Looking to purchase a condo? You’re going to want to get your hands on an up-to-date copy of the status certificate!
What is a Status Certificate?
A status certificate is much more than a certificate – it is a lengthy compilation of documents, as per Section 76 of the Ontario Condo Act, that outline essential information concerning the unit and condo corporation, such as the condominium’s declaration (outlining the building’s by-laws, rules and regulations), insurance details, financial statements, and summary of the reserve fund study. A status certificate also discloses information about any legal issues or proceedings, and upcoming repairs or maintenance.
Why should I be concerned about the content of the Status Certificate?
Since you’re purchasing a unit in a building (or group of buildings) and not an entire property, it’s a good idea to see how things are being managed! Status certificates can be upwards of 100 pages long and it is important to enlist an experienced Realtor and real estate lawyer to review it and identify any potential red flags, such as a lawsuit or lien, unbalanced budget or depleted reserve fund. If you are purchasing in an older building or complex there’s a greater chance of repairs or replacements which can mean increases in monthly maintenance fees and in some cases, special assessments (additional payments that a condo board has to impose when unexpected shortfalls or expenditures occur in the budget, or when an expensive system has to be replaced and there is not enough money in the reserve fund to cover it). Status certificates will also outline information pertaining to your enjoyment of the unit and common areas including rules and regulations around pets and building amenities, so you’ll want to make sure that their by-laws and regulations are a fit for you.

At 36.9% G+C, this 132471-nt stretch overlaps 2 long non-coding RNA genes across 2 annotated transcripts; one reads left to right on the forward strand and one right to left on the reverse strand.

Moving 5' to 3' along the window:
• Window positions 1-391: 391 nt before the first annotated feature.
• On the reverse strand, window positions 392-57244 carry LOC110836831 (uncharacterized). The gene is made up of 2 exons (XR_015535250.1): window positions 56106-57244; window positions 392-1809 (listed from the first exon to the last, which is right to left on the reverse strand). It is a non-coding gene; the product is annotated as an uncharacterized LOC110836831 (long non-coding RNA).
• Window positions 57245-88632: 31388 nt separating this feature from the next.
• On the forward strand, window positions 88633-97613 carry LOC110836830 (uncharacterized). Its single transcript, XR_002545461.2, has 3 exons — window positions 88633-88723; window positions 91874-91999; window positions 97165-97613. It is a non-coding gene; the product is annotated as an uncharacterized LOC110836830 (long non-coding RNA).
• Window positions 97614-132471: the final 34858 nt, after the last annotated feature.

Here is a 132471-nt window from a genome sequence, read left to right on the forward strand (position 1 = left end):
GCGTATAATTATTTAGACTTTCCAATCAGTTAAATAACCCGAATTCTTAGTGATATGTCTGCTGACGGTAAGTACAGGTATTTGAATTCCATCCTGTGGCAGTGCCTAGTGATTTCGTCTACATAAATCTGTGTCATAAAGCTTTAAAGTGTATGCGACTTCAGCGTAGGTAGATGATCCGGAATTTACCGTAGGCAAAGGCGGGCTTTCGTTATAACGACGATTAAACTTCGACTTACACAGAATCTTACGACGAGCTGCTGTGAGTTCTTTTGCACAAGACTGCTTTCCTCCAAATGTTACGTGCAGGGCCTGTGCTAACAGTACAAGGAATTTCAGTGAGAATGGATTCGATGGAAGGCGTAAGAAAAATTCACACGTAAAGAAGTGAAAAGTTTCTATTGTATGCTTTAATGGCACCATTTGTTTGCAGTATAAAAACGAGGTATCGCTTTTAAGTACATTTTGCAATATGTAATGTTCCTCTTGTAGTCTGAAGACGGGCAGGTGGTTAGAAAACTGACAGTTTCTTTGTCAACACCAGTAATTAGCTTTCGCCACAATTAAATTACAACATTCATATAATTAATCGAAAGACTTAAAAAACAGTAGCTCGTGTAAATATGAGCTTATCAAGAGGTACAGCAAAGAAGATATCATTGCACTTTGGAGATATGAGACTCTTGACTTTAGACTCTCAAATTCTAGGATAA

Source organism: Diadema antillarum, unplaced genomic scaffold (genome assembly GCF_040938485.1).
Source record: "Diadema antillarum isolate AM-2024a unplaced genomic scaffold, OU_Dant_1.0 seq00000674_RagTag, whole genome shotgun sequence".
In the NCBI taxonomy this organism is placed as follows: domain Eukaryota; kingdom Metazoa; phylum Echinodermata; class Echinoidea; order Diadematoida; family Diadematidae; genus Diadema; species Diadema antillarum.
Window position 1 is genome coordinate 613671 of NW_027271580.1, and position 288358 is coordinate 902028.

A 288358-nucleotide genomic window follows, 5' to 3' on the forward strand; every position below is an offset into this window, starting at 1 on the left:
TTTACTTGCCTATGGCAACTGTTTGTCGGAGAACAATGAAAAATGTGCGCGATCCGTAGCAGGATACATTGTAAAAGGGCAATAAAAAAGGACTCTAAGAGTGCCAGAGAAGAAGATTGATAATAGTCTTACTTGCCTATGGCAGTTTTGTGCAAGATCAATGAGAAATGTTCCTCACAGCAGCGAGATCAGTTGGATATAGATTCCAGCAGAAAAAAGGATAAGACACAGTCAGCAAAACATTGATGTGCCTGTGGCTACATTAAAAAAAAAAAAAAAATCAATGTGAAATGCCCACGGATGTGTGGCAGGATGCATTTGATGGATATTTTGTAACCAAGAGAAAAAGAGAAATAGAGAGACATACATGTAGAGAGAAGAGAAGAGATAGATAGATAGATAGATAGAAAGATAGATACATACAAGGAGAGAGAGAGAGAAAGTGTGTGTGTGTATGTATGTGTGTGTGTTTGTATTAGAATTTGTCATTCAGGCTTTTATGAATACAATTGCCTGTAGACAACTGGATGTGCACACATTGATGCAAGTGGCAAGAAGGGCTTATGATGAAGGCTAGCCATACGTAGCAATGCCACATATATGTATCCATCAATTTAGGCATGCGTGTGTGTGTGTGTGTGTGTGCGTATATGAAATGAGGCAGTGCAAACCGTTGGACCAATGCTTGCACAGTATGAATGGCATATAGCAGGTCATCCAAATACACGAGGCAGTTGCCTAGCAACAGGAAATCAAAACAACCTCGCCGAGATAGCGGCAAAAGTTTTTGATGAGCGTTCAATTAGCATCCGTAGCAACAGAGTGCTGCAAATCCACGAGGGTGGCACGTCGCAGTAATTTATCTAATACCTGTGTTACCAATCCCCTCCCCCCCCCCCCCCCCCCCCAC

Who prepares the Status Certificate, and how do I get a copy of one?
Status certificates are the responsibility of the condo’s board of directors and can be obtained through the condo’s property management. Many offers on resale condos are conditional upon the review of the status certificate by the buyer and their lawyer. A reserve fund study is commissioned every three years, so it is important that you obtain the most recent, up to date copy of the status certificate. Further, each unit’s certificate may have slightly different contents. Anyone can request the status certificate; however simple curiosity is not an acceptable reason to obtain a particular unit’s documents. In practice, owners who are selling and prospective buyers, or their lawyers, Realtors, or banks, are the ones who request a status certificate. There is a nominal fee (generally $100-300), and you can expect to receive the certificate within up to 10 business days.
This seems like a lot of hassle – why would I purchase a condo instead of a freehold?
Condominiums are a great option for buyers who are looking to own a home without worrying about maintenance (both daily maintenance and longer-term maintenance)! They can also provide great amenities not offered by traditional freehold homes, including gyms, pools, party rooms, 24-hour security, convenient concierge services, and more. Finally, since you’re sharing costs amongst many other (sometimes hundreds!) owners, a condo can be a cost-effective alternative to freehold ownership.
Curious whether condo ownership is right for you? Contact us for more information!